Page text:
As he was pulling the cart out of her yard, the woman noticed what she suspected was a body wrapped in bedding in the cart. She watched as the man pushed the cart across the street and into the stairwell of another residence before he walked away.
Police were called and discovered Ford’s body, wrapped in a blanket and tied with an electrical cord, inside the shopping cart.
Fingerprints found on the shopping cart and other evidence found in a backpack piled on top of Ford’s body quickly led police to identify Thompson as a suspect, charging papers say.
At the time, Thompson was a resident of Seattle Mental Health’s Kenyon House, which provides mental-health and behavioral support to residents, a few blocks from where Ford’s body was found. Police obtained video-surveillance footage from the house that showed Thompson and Ford entering Thompson’s room together on the night of May 21, 2014. Though Thompson was seen in footage from the next morning pushing an empty shopping cart into his room and a full shopping cart out the back door, Ford wasn’t seen on the video again.
The day after Ford’s body was found, police arrested Thompson at his wife’s house.
Thompson was charged with second-degree murder on May 30, 2014.
In January 2016, Thompson was sent to Western State Hospital for a competency evaluation. Doctors determined that he had the ability at that time to understand the charges against him and could consult with his attorney with a reasonable degree of rational understanding, court records show.
In the lead-up to his first trial, which began in August 2017, Thompson’s defense attorney indicated that Thompson would pursue insanity and diminished capacity defenses, along with self-defense and voluntary intoxication. (A diminished capacity defense requires expert testimony demonstrating that a mental disorder, not amounting to insanity, impaired a defendant’s ability to form the culpable mental state to commit the crime he or she is charged with. State law does not prohibit a defendant from pursuing both insanity and diminished capacity defenses.)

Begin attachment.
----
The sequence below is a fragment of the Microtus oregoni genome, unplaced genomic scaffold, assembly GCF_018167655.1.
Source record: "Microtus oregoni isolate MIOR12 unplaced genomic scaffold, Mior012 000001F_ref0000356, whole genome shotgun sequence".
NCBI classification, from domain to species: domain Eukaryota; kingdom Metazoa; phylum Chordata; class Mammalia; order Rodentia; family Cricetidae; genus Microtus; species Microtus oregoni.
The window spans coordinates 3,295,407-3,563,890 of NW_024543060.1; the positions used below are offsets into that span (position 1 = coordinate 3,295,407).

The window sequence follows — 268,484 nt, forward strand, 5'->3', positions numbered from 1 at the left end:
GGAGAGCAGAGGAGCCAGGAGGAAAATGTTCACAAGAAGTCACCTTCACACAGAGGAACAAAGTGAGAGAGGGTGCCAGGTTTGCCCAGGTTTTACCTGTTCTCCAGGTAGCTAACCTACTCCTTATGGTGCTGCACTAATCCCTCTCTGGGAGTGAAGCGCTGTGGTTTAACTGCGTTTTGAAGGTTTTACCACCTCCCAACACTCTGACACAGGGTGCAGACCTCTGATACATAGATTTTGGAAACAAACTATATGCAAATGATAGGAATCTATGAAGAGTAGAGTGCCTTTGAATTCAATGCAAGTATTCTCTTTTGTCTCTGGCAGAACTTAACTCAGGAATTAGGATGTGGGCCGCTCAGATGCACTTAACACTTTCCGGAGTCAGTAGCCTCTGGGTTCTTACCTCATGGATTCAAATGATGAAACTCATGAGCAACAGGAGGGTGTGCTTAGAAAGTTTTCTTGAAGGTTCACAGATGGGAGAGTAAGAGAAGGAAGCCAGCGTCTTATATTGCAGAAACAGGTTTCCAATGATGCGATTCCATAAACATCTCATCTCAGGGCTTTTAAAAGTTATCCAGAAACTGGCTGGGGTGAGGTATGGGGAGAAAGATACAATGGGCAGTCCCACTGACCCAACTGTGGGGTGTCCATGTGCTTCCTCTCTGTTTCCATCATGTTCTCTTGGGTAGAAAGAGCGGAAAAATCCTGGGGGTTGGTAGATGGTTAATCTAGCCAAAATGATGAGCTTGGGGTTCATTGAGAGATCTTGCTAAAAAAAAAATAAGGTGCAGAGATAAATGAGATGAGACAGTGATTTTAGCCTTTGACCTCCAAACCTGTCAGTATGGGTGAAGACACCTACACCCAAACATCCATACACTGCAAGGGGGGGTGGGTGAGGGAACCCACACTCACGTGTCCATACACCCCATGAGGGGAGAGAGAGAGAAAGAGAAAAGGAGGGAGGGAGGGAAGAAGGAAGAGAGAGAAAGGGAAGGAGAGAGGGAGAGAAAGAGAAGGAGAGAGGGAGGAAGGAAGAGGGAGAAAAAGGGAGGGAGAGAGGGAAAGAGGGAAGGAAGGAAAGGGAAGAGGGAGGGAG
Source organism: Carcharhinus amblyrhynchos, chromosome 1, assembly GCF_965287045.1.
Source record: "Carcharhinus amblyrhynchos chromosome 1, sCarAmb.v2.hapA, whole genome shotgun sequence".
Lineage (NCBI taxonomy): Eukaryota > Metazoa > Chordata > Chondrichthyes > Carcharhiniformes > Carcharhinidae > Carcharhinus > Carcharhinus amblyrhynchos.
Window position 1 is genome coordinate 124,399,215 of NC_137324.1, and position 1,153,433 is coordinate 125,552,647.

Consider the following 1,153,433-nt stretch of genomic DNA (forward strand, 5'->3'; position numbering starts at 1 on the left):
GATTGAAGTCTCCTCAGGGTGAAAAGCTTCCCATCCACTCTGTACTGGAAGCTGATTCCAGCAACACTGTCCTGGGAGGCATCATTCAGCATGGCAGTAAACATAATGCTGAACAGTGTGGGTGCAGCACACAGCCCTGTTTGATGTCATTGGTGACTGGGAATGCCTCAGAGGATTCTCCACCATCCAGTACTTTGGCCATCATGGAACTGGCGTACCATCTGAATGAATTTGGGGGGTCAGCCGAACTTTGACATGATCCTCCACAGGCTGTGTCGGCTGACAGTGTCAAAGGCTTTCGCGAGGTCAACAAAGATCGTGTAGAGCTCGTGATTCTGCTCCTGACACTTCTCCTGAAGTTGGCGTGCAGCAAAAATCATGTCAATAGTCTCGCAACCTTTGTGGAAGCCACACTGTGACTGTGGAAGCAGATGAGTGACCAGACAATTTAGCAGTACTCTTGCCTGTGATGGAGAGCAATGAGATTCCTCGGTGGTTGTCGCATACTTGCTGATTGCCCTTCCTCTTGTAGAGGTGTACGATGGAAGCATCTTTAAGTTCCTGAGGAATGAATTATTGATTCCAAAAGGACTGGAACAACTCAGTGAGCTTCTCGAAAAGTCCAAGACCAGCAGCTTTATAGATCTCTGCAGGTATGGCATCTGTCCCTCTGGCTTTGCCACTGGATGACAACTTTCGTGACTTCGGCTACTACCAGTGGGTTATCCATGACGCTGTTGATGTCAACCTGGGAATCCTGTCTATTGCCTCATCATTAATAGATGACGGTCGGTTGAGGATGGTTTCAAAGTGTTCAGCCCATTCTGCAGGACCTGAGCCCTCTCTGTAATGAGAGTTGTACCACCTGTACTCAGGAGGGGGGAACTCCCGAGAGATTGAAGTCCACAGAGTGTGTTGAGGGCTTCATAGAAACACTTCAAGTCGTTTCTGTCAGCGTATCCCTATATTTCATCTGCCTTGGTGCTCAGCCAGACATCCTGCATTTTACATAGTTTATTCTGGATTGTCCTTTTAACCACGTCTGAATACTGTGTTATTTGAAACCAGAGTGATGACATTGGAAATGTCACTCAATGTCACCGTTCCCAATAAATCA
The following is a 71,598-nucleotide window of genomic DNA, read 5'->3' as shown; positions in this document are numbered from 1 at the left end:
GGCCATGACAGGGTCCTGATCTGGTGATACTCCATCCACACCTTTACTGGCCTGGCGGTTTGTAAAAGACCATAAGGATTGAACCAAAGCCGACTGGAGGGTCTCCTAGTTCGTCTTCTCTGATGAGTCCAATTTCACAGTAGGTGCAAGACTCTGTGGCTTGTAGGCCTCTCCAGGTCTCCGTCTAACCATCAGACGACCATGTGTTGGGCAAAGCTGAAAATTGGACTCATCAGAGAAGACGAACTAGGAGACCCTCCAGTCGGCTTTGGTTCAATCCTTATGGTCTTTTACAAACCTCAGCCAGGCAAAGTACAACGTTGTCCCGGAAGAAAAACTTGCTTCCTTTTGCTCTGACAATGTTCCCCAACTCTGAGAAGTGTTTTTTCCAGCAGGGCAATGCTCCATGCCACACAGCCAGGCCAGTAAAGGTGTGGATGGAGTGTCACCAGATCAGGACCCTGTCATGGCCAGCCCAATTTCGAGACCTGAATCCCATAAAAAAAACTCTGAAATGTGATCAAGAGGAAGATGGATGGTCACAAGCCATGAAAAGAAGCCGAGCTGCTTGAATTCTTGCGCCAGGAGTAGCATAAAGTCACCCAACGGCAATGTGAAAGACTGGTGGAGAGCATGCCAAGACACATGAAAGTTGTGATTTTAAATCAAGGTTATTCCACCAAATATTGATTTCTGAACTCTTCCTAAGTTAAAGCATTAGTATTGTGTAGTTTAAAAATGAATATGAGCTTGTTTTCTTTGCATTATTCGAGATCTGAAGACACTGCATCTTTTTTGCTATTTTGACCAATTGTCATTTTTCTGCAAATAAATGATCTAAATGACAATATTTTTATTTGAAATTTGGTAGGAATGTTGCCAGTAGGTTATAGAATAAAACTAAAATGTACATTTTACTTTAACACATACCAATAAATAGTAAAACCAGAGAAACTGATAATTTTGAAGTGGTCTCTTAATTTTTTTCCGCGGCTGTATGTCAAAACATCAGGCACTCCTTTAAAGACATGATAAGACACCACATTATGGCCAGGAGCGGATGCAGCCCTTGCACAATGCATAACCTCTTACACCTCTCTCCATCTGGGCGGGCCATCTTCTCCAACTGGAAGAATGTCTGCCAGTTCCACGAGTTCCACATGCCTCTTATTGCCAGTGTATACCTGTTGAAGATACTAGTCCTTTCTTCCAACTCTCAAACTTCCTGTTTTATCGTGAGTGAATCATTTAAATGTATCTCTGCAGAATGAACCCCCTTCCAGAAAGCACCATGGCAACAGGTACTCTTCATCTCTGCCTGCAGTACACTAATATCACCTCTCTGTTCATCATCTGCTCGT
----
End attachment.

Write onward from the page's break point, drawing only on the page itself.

All four are affirmative defenses, which means the burden is on the defendant to prove such a defense by a preponderance of the evidence.
But during pretrial motions, Judge Mary Roberts ruled that the defense was excluded from pursuing an insanity defense, but granted affirmative defenses for diminished capacity, self-defense and voluntary intoxication, court records show.
After 14 days of trial, Roberts declared a mistrial after determining that Thompson was asked inappropriate questions during cross-examination by former Senior Deputy Prosecutor Julie Kline about his decision to invoke his right to counsel and remain silent. Specifically, she asked him why he didn’t tell police that Ford had tried to sexually assault him, or that Ford had been armed with a knife, court records show.
Before the start of Thompson’s second trial in late January 2019, Judge Patrick Oishi adopted Roberts’ earlier pretrial rulings, including the ruling that excluded Thompson from pursuing an insanity defense.
The jury found Thompson guilty on Feb. 25, 2019.
After the state Court of Appeals overturned Thompson’s conviction in November, the three-judge panel remanded the case back to King County last month for further proceedings.
Thompson, who remains in custody in lieu of $2 million bail, is to be arraigned on Jan. 24. Court records do not yet indicate which defense attorney is representing him.